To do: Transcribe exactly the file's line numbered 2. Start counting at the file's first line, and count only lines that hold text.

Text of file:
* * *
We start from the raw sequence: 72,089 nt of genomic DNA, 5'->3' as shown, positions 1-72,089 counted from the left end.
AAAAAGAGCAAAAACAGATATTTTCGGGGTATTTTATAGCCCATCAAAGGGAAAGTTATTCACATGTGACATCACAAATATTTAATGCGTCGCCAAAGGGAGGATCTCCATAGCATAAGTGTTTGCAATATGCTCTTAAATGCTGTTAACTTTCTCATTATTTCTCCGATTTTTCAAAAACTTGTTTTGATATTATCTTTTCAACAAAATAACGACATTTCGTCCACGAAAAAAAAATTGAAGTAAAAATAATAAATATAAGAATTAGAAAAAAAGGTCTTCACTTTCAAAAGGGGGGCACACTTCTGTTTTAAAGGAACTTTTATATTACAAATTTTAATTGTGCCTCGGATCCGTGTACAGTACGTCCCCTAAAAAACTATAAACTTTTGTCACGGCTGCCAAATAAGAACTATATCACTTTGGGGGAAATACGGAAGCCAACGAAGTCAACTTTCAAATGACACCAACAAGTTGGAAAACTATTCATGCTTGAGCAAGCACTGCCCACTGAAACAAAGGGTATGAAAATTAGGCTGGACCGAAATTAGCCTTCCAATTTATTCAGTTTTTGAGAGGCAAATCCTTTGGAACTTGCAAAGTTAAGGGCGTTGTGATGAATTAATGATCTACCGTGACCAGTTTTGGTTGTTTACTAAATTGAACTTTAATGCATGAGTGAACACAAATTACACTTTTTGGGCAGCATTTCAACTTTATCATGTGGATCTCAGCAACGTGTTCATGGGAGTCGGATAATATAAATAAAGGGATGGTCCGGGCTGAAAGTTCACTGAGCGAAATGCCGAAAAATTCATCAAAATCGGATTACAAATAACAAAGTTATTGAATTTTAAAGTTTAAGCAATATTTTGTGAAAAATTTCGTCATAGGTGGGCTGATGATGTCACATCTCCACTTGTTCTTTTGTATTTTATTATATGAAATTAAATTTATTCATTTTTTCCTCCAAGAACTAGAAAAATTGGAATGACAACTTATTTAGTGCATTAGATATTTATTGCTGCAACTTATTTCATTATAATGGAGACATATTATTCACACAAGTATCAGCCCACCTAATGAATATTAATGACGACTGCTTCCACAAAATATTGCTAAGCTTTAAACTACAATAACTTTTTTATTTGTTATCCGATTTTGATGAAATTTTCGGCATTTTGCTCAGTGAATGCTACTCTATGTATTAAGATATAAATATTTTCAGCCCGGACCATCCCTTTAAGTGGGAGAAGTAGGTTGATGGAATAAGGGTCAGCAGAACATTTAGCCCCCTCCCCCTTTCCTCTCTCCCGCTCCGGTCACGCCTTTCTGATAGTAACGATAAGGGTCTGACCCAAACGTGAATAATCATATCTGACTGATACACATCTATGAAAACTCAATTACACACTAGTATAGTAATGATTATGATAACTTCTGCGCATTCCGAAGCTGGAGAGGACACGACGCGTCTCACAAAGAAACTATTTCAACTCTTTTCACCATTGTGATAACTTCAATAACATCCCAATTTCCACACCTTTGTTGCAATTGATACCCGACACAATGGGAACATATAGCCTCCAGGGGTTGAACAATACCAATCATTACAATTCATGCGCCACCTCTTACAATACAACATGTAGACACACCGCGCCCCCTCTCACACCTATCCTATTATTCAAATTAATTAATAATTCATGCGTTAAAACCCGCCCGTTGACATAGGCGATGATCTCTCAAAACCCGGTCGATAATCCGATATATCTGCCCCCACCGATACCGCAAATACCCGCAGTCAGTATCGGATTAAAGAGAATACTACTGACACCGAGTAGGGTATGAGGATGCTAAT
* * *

AAAAAGAGCAAAAACAGATATTTTCGGGGTATTTTATAGCCCATCAAAGGGAAAGTTATTCACATGTGACATCACAAATATTTAATGCGTCGCCAAAGGGAGGATCTCCATAGCATAAGTGTTTGCAATATGCTCTTAAATGCTGTTAACTTTCTCATTATTTCTCCGATTTTTCAAAAACTTGTTTTGATATTATCTTTTCAACAAAATAACGACATTTCGTCCACGAAAAAAAAATTGAAGTAAAAATAATAAATATAAGAATTAGAAAAAAAGGTCTTCACTTTCAAAAGGGGGGCACACTTCTGTTTTAAAGGAACTTTTATATTACAAATTTTAATTGTGCCTCGGATCCGTGTACAGTACGTCCCCTAAAAAACTATAAACTTTTGTCACGGCTGCCAAATAAGAACTATATCACTTTGGGGGAAATACGGAAGCCAACGAAGTCAACTTTCAAATGACACCAACAAGTTGGAAAACTATTCATGCTTGAGCAAGCACTGCCCACTGAAACAAAGGGTATGAAAATTAGGCTGGACCGAAATTAGCCTTCCAATTTATTCAGTTTTTGAGAGGCAAATCCTTTGGAACTTGCAAAGTTAAGGGCGTTGTGATGAATTAATGATCTACCGTGACCAGTTTTGGTTGTTTACTAAATTGAACTTTAATGCATGAGTGAACACAAATTACACTTTTTGGGCAGCATTTCAACTTTATCATGTGGATCTCAGCAACGTGTTCATGGGAGTCGGATAATATAAATAAAGGGATGGTCCGGGCTGAAAGTTCACTGAGCGAAATGCCGAAAAATTCATCAAAATCGGATTACAAATAACAAAGTTATTGAATTTTAAAGTTTAAGCAATATTTTGTGAAAAATTTCGTCATAGGTGGGCTGATGATGTCACATCTCCACTTGTTCTTTTGTATTTTATTATATGAAATTAAATTTATTCATTTTTTCCTCCAAGAACTAGAAAAATTGGAATGACAACTTATTTAGTGCATTAGATATTTATTGCTGCAACTTATTTCATTATAATGGAGACATATTATTCACACAAGTATCAGCCCACCTAATGAATATTAATGACGACTGCTTCCACAAAATATTGCTAAGCTTTAAACTACAATAACTTTTTTATTTGTTATCCGATTTTGATGAAATTTTCGGCATTTTGCTCAGTGAATGCTACTCTATGTATTAAGATATAAATATTTTCAGCCCGGACCATCCCTTTAAGTGGGAGAAGTAGGTTGATGGAATAAGGGTCAGCAGAACATTTAGCCCCCTCCCCCTTTCCTCTCTCCCGCTCCGGTCACGCCTTTCTGATAGTAACGATAAGGGTCTGACCCAAACGTGAATAATCATATCTGACTGATACACATCTATGAAAACTCAATTACACACTAGTATAGTAATGATTATGATAACTTCTGCGCATTCCGAAGCTGGAGAGGACACGACGCGTCTCACAAAGAAACTATTTCAACTCTTTTCACCATTGTGATAACTTCAATAACATCCCAATTTCCACACCTTTGTTGCAATTGATACCCGACACAATGGGAACATATAGCCTCCAGGGGTTGAACAATACCAATCATTACAATTCATGCGCCACCTCTTACAATACAACATGTAGACACACCGCGCCCCCTCTCACACCTATCCTATTATTCAAATTAATTAATAATTCATGCGTTAAAACCCGCCCGTTGACATAGGCGATGATCTCTCAAAACCCGGTCGATAATCCGATATATCTGCCCCCACCGATACCGCAAATACCCGCAGTCAGTATCGGATTAAAGAGAATACTACTGACACCGAGTAGGGTATGAGGATGCTAAT